Thursday, May 25, 2006
Adulthood is not a given.
I had pretty well exhausted my parenting patience by noon today. I'm thinking of going out and finding a refrigerator box to keep them enclosed... er, I mean, entertained... for the evening.

First, I got to the Y at like 8:55 this morning, just enough time to get Jacob settled into the babysitting room and then head to my Hour of Misery with Whatshername. He was a little uncertain, but not too nervous - then just as I was about to walk out the door, Miss Jenny, the "babysitter" announced, "Okay, we're all going outside now!" She tried to take Jacob's hand and he wanted NOTHING to do with her. Luckily there was an older girl there, maybe 7, who held his hand, and he was okay with that. But I had a bad feeling about Miss Jenny's level of awareness and oomph, so I snuck behind them and watched.

The playground area is pretty wide open, mostly covered in sand - I try really, really hard to convince myself that cats do NOT sneak in there at night and use it like a big old Roman bathhouse potty party type thing - with swings and a slide around the outside. The six or eight kids from the babysitting room all filed out nicely and decorously, and then scattered like, well, like kids on a playground. Go figure. But Jacob, not yet schooled in the ways of playground scattering, was left standing all by himself in the middle of the sand, no one within 30 feet of him in any direction. He stood, and looked, and I could just watch the anxiety and fear wash over him. He trembled, and a finger went into the mouth, and his eyes welled up, and the breathing started to hitch... just generally the saddest thing ever.

Miss Jenny did notice this pretty quickly, but her solution was to stand where she was, about 50 feet away, and call to Jacob. First of all, she calls him Jake, which isn't an unforgivable offense in itself but he doesn't know that's his name. And secondly, she already made him uncomfortable by grabbing for his hand, no way is he going to seek her out now. I gave it three full minutes, then went outside and walked over to him. He had the biggest, sobbing, clingiest hugs. Which was sweet and all, but there are better ways for me to get snuggles, I think.

Once I was there with him, Miss Jenny saw fit to come over and say, "Oh, is he okay?" I told her, "Well, no. Like I told you last week, him coming here is the first time he's ever been away from family. He's pretty scared. He's been crying since you came outside." She said, "Oh."

Now, in Miss Jenny's defense, I don't think she has any children of her own, and she looks to be about 19. So maybe this job is the first time in her life in which she's been around children. Which makes me want to pinch the hiring committee at the Y, and I still want to pinch her anyway because if you can't do a good job at your job, DON'T SIGN UP FOR IT. Especially when it involves MY kids.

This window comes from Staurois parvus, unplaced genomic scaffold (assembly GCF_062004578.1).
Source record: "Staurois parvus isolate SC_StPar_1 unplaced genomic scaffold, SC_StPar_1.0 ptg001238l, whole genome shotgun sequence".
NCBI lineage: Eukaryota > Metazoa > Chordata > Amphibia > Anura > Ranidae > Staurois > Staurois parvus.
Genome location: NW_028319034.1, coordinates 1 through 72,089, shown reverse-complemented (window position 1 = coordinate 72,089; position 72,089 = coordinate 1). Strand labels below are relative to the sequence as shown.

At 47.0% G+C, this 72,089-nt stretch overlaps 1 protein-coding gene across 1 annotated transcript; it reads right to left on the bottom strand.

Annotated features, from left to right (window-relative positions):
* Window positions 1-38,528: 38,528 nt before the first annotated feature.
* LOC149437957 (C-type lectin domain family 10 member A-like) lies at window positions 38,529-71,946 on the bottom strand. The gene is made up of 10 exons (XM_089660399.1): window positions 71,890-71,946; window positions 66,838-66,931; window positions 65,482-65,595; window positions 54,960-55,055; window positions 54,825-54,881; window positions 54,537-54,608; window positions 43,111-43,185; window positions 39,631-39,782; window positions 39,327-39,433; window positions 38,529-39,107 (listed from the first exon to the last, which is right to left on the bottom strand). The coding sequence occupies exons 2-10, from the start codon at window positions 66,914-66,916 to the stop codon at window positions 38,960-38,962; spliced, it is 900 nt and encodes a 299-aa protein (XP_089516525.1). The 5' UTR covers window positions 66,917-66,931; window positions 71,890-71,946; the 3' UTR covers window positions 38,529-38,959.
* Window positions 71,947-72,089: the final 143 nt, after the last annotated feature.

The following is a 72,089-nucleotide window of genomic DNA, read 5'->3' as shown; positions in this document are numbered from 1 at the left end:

So about 15 minutes later I was finally able to get Jacob set up coloring and playing, and I snuck out. Forgot my water bottle, but decided dehydration was a small price to pay for leaving behind a happy kid. I was 10 minute late to class after arriving 10 minutes early, but fine. I'm tired and working on sore anyway.

There was an amusing moment in the middle of class. It's held in a room that's relatively open and well-lit, but the floor is in horrible shape. It's a big, blue indoor/outdoor carpet that may once have served as the entryway to a biker bar, and so it's ripped in several places and there's a big, several-foot-wide section in the middle that buckles up about six inches. We reached a point in class where we were all instructed to line up against the mirror and then do these lunge-steps across the room - and, being mindless lemmings, we all did. As we started, Whatshername said, as perky as can be despite my own personal fatigue and oxygen starvation, "Be careful of that big lump in the middle!" I happened to be right in the middle of the group, so I was able to gasp back, "You mean the carpet, right? Not me?" Whatshername didn't get it, but several of the other sweat-ees found it apt.

Then afterward, we're driving home and my cell phone rings. It's Emily's teacher, with a long convoluted story which basically boiled down to, Connor told his mom that he saw Emily and another little boy - I can't call him the names I want to call him so let's just settle for Josh-Beast - kiss over in the blocks corner of the kindergarten room. Connor's mom called the school principle, who called in Emily and Josh-Beast to have a talk with them about school rules, keeping our hands to ourselves, blah blah blah [insert Peanuts teacher voice here]...

I don't think Emily is self-aware enough to be humiliated, but boy oh boy do I have enough to cover both of us. I am aghast, appalled, chagrined... all of those. And I'm PISSED at Emily - not for doing it, it was stupid but I don't know of anyone who makes it to first grade without doing something stupid - but because when we got in the car to come home, I asked her, "What happened in school today?" and I got a litany of school-related tasks - she didn't admit to that whole first-trip-to-the-principal's-office thing until I directly asked about it.

So I'm second-guessing everything I have ever done as a parent, because I thought I had created two relatively self-confident beasts, and yet Jacob was determined that 9:00 HAD to be the time for his barnacle impression. I also thought we had created an atmosphere of openness and honesty, where we would, at the very least, ask questions first and administer beatings later.